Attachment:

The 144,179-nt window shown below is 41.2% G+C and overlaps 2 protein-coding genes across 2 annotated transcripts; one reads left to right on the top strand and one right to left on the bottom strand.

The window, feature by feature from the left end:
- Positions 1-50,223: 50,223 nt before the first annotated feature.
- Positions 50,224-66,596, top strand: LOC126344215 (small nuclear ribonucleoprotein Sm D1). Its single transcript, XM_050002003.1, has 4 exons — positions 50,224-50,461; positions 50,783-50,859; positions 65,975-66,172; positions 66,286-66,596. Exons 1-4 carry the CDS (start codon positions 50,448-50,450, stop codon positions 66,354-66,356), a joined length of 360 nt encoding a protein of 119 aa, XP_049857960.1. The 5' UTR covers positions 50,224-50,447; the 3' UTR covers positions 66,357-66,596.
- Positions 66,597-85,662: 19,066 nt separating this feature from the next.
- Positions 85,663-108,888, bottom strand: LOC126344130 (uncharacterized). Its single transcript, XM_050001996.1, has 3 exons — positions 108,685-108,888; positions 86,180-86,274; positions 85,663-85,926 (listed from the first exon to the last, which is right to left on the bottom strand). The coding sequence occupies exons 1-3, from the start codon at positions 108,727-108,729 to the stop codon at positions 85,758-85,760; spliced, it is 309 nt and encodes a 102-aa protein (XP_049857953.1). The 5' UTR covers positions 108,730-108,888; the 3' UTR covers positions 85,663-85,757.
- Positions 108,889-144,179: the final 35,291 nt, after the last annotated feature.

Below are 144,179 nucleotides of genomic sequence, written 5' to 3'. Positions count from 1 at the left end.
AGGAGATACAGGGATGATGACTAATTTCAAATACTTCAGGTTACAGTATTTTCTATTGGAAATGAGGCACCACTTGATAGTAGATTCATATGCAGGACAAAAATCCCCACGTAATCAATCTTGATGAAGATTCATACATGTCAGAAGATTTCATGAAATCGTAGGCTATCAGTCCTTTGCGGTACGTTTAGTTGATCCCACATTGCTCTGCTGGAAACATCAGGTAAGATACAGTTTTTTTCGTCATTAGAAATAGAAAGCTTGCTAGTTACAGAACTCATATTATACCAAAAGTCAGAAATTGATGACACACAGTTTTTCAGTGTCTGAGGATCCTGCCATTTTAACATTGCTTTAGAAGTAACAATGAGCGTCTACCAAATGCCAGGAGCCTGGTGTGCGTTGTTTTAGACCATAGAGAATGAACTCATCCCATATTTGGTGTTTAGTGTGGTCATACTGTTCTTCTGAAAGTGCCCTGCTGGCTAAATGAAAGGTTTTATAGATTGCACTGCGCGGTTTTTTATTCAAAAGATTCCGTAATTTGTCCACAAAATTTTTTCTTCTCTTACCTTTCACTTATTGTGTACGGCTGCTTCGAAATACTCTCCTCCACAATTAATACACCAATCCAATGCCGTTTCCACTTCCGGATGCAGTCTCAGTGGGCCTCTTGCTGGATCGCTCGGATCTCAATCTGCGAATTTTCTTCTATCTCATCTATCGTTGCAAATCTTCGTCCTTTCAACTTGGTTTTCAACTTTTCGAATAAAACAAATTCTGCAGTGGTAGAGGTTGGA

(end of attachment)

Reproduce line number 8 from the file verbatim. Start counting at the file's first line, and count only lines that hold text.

Below are 144,179 nucleotides of genomic sequence, written 5' to 3'. Positions count from 1 at the left end.